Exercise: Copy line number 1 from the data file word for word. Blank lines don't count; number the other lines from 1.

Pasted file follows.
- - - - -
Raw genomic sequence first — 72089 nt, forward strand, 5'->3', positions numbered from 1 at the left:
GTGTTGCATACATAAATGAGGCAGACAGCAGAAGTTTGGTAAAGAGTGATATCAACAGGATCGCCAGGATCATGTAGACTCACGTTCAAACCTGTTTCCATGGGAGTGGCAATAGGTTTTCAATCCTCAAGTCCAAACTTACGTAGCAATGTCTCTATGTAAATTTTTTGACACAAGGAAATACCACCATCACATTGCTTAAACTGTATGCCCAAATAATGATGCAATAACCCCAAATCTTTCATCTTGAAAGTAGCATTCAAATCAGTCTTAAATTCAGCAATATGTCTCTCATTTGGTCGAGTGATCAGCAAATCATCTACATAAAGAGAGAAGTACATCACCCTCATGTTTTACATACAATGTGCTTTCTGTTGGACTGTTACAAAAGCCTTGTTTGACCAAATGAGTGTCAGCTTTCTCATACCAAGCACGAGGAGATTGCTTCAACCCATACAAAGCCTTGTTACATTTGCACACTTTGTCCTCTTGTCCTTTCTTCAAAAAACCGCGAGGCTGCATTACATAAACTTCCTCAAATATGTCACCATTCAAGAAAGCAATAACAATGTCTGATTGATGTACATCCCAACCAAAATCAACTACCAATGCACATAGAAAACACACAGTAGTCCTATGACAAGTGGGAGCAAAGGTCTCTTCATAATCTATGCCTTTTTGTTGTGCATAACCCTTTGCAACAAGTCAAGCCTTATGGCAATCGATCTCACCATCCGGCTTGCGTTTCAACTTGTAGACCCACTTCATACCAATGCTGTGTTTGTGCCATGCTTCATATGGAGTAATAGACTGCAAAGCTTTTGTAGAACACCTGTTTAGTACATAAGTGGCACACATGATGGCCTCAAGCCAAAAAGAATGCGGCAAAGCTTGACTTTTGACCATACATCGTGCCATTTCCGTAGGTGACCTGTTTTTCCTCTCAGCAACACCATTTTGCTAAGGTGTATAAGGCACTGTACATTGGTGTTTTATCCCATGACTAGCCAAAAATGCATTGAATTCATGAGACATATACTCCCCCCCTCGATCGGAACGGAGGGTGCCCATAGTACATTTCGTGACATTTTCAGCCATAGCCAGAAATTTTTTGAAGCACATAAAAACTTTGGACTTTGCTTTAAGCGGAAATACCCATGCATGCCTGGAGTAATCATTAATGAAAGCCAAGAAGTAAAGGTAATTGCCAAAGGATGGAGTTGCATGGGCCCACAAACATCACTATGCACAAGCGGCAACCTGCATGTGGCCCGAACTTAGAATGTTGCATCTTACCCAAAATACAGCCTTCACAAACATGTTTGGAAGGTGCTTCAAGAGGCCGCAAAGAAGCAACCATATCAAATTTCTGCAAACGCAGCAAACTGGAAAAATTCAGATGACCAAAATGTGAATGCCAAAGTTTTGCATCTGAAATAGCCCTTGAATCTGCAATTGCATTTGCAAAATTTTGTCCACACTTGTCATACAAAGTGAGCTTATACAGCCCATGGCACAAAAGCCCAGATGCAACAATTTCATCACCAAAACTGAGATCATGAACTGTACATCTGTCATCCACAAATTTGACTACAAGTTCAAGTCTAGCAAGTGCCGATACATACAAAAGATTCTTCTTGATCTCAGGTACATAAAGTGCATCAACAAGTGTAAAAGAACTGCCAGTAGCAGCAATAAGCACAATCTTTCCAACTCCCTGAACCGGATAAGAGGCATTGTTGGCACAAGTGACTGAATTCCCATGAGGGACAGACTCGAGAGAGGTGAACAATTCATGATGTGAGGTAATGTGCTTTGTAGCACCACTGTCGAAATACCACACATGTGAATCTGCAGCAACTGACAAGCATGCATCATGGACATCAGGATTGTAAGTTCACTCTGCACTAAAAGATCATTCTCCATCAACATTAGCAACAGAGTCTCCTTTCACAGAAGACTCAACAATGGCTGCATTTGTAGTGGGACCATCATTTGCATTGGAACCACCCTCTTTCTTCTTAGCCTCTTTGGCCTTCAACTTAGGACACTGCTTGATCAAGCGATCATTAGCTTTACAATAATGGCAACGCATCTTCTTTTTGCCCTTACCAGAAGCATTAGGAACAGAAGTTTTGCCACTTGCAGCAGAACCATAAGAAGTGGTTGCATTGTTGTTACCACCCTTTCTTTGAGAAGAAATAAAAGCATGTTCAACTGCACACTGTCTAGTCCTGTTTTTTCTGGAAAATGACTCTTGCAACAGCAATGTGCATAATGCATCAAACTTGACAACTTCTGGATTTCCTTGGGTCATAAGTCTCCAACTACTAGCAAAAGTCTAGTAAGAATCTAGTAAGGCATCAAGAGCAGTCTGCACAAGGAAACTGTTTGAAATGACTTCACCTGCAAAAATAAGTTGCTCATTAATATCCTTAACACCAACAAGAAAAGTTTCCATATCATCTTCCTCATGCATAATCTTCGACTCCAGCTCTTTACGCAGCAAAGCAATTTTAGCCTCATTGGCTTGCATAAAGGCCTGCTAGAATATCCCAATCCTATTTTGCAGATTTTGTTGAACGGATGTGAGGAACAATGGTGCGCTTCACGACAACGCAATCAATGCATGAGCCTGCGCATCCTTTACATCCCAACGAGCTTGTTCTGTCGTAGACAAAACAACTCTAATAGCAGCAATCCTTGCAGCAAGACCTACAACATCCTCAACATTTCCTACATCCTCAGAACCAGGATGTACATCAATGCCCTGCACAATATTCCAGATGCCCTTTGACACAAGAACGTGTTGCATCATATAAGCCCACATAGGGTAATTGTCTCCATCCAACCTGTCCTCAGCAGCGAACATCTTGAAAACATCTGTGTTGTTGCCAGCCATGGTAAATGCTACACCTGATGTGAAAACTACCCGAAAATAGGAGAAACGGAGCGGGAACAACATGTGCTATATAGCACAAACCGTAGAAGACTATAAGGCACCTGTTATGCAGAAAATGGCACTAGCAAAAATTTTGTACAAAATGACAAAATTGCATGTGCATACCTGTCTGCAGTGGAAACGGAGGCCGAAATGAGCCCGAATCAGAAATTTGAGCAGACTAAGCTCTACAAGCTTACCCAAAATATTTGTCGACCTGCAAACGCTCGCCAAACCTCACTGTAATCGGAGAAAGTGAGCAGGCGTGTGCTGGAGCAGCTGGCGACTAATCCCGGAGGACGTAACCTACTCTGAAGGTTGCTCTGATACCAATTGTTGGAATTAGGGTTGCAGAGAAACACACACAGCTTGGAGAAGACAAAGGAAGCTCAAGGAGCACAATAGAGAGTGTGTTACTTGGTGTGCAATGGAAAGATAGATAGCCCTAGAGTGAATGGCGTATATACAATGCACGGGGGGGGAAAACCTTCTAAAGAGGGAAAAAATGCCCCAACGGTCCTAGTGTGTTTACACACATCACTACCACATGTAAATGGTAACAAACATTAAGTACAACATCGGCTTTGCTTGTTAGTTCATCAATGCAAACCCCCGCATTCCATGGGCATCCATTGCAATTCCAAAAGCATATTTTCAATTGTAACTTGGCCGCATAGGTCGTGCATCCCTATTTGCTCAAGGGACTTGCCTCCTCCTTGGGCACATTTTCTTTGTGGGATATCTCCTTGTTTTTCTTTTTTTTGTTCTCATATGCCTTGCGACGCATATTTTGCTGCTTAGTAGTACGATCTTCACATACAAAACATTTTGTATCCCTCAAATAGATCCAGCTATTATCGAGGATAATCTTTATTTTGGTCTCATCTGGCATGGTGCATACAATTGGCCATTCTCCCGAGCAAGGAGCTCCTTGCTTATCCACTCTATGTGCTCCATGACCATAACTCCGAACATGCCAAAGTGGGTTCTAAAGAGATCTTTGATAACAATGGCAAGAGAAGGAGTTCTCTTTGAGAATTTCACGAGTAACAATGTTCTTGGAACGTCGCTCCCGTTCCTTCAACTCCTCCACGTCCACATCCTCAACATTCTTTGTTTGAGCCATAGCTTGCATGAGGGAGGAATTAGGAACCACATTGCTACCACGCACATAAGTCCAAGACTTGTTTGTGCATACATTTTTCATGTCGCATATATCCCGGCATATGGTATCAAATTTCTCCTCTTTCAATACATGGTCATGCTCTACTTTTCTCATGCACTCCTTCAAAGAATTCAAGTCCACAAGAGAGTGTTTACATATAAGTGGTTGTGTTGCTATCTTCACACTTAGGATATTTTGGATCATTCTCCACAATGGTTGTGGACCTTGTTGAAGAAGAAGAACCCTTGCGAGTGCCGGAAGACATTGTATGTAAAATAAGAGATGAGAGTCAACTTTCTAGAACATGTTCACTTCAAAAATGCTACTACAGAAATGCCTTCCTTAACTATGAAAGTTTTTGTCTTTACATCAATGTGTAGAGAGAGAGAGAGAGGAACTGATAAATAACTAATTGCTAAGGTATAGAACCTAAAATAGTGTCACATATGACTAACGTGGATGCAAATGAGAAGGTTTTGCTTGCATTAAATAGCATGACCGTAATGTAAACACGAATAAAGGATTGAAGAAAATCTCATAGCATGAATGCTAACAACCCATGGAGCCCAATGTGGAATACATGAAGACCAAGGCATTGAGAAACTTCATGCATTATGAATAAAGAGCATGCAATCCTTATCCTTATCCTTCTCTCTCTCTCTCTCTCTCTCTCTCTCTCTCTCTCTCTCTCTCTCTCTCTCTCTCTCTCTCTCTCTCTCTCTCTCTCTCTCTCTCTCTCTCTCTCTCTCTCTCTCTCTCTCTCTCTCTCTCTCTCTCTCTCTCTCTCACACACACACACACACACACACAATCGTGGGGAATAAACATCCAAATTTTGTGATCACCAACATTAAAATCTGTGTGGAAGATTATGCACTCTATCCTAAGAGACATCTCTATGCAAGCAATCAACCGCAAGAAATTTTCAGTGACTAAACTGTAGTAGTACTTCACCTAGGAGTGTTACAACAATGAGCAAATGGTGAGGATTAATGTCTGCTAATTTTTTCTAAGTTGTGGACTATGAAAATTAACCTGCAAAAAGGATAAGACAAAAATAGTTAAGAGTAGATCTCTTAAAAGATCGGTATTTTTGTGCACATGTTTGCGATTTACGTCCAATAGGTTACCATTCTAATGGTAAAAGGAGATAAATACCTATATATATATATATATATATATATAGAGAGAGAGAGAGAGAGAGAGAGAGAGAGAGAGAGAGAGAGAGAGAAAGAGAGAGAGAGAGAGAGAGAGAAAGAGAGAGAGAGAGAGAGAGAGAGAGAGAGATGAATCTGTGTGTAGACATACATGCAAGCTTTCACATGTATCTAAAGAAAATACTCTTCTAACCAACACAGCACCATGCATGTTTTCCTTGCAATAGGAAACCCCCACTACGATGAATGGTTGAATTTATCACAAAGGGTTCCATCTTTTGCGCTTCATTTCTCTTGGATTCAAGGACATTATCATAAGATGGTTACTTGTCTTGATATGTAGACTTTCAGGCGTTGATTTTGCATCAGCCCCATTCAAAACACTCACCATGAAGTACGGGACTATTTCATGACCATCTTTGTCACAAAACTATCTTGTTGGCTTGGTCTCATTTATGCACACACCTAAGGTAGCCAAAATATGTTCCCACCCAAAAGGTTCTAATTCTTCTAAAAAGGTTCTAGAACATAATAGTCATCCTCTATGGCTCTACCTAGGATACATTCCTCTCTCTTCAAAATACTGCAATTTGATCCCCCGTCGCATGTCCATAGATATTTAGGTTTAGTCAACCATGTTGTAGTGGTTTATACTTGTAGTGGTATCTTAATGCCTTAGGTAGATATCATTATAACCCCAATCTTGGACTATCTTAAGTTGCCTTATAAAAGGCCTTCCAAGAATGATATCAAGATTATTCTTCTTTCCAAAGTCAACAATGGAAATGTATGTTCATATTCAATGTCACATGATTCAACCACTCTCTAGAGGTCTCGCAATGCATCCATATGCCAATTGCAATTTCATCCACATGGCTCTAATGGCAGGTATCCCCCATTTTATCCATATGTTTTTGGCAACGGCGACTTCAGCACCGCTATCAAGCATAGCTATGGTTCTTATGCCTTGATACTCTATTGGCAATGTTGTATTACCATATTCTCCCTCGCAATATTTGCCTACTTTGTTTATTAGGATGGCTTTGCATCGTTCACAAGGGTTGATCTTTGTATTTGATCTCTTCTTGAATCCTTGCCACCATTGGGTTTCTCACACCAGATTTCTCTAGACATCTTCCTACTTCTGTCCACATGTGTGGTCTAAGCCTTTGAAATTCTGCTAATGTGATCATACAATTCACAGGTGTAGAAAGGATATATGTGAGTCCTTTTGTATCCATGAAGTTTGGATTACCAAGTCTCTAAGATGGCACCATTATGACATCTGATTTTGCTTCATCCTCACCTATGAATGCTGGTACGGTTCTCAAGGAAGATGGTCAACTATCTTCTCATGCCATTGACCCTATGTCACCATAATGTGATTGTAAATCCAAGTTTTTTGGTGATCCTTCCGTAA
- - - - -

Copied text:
Raw genomic sequence first — 72089 nt, forward strand, 5'->3', positions numbered from 1 at the left: